Having a place to store your vehicles is great — but you’d be right in thinking that there are better ways to use your garage space. Whether you want to continue using your garage as a home for cars and trucks or whether you feel a conversion coming on, here are a few ideas for making the most of your garage’s potential.
Vertical and Overhead Space
The first step to improving the look and function of your garage is getting organized. There are countless resources online for decluttering and arranging the stuff in your garage to make a neat and tidy space, but perhaps the most important takeaway from any of these articles is this: Take full advantage of the vertical and overhead space. Especially if you are planning to continue using your garage as a shelter for your vehicles, you don’t have much floor space to speak of. Thus, maximizing your storage capabilities on your walls and near your ceiling is key.
There are myriad ways to use your vertical and overhead space efficiently, but here are some low-cost, easy-install options:
- Pegboard. You can buy a wall-sized piece of wooden pegboard from your local home improvement store for about $20, and using different pegboard fixtures, you can store almost anything. If pegboard isn’t your style, you can accomplish the same with a large magnetic board.
- Folding benches. If your garage is also your workspace, you should build some folding workbenches to collapse onto the wall when you aren’t at work.
- Ceiling racks. Items you need infrequently, like holiday decorations or seasonal tools, can be stored well out of reach because you don’t need to access them often. Ceiling racks are great for this, keeping unnecessary items out of sight.
Insulation and Temperature Control
The next step toward making your garage a more livable space is insulating it against the elements. Most garages are unfinished, meaning you can see the studs in the walls and ceilings; perhaps only one layer of block or siding separates the inside from the outside. As a result, garages tend to get extremely hot in the summer and freezing cold in the winter, which can be bad for the items you store in your garage and make garage workshops non-functional during the high season.
Insulation reduces the temperature swings and effectively closes up any airflow that might be making your garage drafty or uncomfortable. Foam is the best for this space because it creates the most effective air barrier, but cellulose and fiberglass are other options to consider. While you’re at it, you might also install some kind of permanent temperature control, like a wall- or window-mounted A/C unit or heater, especially if you plan to work in your garage.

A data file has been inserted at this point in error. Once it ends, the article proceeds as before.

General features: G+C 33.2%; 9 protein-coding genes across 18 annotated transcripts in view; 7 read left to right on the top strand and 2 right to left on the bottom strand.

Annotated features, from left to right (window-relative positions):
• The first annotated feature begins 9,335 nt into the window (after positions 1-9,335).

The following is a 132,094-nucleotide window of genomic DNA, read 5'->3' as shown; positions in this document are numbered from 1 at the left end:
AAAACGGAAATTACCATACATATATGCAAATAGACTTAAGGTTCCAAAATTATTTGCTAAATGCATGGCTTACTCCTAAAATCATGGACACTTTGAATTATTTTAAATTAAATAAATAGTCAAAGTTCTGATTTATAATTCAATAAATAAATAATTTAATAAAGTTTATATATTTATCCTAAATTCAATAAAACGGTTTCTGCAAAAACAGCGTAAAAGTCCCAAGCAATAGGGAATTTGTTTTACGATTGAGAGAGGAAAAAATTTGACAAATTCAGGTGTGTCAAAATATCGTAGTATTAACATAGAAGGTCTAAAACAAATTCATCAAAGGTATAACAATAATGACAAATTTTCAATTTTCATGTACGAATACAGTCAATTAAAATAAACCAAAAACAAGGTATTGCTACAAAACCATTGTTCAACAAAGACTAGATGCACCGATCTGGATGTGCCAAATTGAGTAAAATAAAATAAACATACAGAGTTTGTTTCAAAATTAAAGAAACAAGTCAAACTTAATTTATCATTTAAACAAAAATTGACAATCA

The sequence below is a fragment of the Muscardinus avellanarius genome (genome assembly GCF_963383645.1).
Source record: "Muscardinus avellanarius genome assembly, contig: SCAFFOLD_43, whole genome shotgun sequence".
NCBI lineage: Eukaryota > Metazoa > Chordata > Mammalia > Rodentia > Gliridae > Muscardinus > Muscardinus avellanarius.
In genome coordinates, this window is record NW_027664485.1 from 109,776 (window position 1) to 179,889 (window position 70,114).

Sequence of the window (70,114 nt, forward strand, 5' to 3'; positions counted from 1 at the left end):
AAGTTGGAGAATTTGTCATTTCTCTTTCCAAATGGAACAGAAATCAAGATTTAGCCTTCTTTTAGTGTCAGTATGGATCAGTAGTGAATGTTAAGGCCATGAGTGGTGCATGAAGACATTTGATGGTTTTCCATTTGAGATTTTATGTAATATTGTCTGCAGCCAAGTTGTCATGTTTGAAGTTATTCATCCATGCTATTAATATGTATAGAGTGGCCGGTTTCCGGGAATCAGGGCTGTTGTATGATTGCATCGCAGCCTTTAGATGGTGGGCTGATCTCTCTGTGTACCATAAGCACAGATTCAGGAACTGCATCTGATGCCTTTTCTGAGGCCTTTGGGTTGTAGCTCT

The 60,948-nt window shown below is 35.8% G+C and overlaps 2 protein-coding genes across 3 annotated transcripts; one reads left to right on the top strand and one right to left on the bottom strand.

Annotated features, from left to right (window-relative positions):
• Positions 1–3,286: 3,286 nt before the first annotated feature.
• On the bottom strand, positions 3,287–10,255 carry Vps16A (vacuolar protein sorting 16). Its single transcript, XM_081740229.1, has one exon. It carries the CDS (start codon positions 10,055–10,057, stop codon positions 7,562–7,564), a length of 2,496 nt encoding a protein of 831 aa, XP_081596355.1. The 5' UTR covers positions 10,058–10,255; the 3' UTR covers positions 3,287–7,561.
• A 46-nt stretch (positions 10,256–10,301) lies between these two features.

Flooring is the final step before you leap into fully converting a garage into a living space. Most garages have bare concrete, typically stained with oil, paint, grime and other substances that accumulate over the years. You can dramatically improve the look and feel of your garage by investing in higher-quality flooring, which makes the space feel more refined. Here are a few different flooring options to consider:
- Paint. After cleaning your concrete exceedingly well, you can apply stain or paint to change the color. You need to use a stain or paint that is expressly made for concrete flooring, to ensure it endures.
- Vinyl. Vinyl flooring is tough, so it will stand up to the wear-and-tear from vehicles and tools. You can choose interlocking vinyl tiles or a roll-out vinyl mat in nearly any color and texture.
- Carpet. Carpet seems like a fussy flooring for the garage, but you can find heavy-duty carpets that are easy to power-wash clean. Plus, carpets add some warmth and comfort to an otherwise cold space.
- Real flooring. If you aren’t going to use your garage as a garage or workshop, you might as well cover the floor in tile, wood or other flooring you might find elsewhere in your home. This will make the garage feel more like a real living space, not an afterthought addition.
It is easy to convert your garage into a living space if you don’t much care about the outcome — but if you want your garage conversion to look seamless, you need to think seriously about how you want the room to look and function. You need to decide what the room will be before you start the conversion; otherwise, you could end up without many of the amenities you might later need. You will likely need to run electrical and even plumbing into the room, install windows and change the doors, finish the drywall and add decorative touches, like trim and paint.
For many homeowners, the garage is a secret shame. By prioritizing efficiency in your garage — and perhaps investing in a garage conversion — you can make the most of your garage space and prevent it from becoming a cluttered, worthless mess.